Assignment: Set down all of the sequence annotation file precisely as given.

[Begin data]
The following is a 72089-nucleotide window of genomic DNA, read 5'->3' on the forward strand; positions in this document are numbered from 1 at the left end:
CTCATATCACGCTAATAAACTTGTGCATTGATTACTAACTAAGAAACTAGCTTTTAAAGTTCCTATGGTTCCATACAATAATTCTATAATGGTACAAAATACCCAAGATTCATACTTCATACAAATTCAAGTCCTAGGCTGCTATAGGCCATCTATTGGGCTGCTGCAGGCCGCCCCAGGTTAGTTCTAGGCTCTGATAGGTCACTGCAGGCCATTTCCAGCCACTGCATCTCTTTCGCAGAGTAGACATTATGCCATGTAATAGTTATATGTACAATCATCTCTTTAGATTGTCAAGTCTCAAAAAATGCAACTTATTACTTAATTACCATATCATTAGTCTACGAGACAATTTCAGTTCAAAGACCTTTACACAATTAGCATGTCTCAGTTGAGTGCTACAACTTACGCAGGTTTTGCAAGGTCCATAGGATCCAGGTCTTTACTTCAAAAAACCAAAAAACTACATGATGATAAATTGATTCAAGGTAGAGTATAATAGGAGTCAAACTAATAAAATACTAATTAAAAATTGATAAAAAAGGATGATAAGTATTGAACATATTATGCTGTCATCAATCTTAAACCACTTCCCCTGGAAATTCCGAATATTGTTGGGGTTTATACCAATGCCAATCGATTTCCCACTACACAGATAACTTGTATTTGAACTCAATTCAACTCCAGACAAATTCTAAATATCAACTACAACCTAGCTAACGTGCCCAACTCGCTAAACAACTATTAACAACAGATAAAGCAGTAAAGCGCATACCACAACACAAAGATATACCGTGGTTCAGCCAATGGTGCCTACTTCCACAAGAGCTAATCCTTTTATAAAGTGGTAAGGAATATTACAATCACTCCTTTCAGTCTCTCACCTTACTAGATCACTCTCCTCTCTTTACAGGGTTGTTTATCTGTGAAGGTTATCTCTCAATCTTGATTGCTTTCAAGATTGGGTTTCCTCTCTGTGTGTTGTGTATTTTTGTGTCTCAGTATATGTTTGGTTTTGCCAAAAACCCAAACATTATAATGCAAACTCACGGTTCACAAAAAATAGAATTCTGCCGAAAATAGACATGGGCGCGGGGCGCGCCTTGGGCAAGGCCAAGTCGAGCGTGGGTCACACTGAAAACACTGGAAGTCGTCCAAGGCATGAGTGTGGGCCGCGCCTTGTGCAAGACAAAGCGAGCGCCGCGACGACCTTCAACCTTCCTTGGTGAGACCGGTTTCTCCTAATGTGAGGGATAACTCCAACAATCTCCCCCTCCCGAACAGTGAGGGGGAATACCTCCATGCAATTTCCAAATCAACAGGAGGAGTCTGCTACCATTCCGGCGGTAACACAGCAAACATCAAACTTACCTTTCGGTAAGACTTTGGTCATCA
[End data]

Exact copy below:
The following is a 72089-nucleotide window of genomic DNA, read 5'->3' on the forward strand; positions in this document are numbered from 1 at the left end:
CTCATATCACGCTAATAAACTTGTGCATTGATTACTAACTAAGAAACTAGCTTTTAAAGTTCCTATGGTTCCATACAATAATTCTATAATGGTACAAAATACCCAAGATTCATACTTCATACAAATTCAAGTCCTAGGCTGCTATAGGCCATCTATTGGGCTGCTGCAGGCCGCCCCAGGTTAGTTCTAGGCTCTGATAGGTCACTGCAGGCCATTTCCAGCCACTGCATCTCTTTCGCAGAGTAGACATTATGCCATGTAATAGTTATATGTACAATCATCTCTTTAGATTGTCAAGTCTCAAAAAATGCAACTTATTACTTAATTACCATATCATTAGTCTACGAGACAATTTCAGTTCAAAGACCTTTACACAATTAGCATGTCTCAGTTGAGTGCTACAACTTACGCAGGTTTTGCAAGGTCCATAGGATCCAGGTCTTTACTTCAAAAAACCAAAAAACTACATGATGATAAATTGATTCAAGGTAGAGTATAATAGGAGTCAAACTAATAAAATACTAATTAAAAATTGATAAAAAAGGATGATAAGTATTGAACATATTATGCTGTCATCAATCTTAAACCACTTCCCCTGGAAATTCCGAATATTGTTGGGGTTTATACCAATGCCAATCGATTTCCCACTACACAGATAACTTGTATTTGAACTCAATTCAACTCCAGACAAATTCTAAATATCAACTACAACCTAGCTAACGTGCCCAACTCGCTAAACAACTATTAACAACAGATAAAGCAGTAAAGCGCATACCACAACACAAAGATATACCGTGGTTCAGCCAATGGTGCCTACTTCCACAAGAGCTAATCCTTTTATAAAGTGGTAAGGAATATTACAATCACTCCTTTCAGTCTCTCACCTTACTAGATCACTCTCCTCTCTTTACAGGGTTGTTTATCTGTGAAGGTTATCTCTCAATCTTGATTGCTTTCAAGATTGGGTTTCCTCTCTGTGTGTTGTGTATTTTTGTGTCTCAGTATATGTTTGGTTTTGCCAAAAACCCAAACATTATAATGCAAACTCACGGTTCACAAAAAATAGAATTCTGCCGAAAATAGACATGGGCGCGGGGCGCGCCTTGGGCAAGGCCAAGTCGAGCGTGGGTCACACTGAAAACACTGGAAGTCGTCCAAGGCATGAGTGTGGGCCGCGCCTTGTGCAAGACAAAGCGAGCGCCGCGACGACCTTCAACCTTCCTTGGTGAGACCGGTTTCTCCTAATGTGAGGGATAACTCCAACAATCTCCCCCTCCCGAACAGTGAGGGGGAATACCTCCATGCAATTTCCAAATCAACAGGAGGAGTCTGCTACCATTCCGGCGGTAACACAGCAAACATCAAACTTACCTTTCGGTAAGACTTTGGTCATCA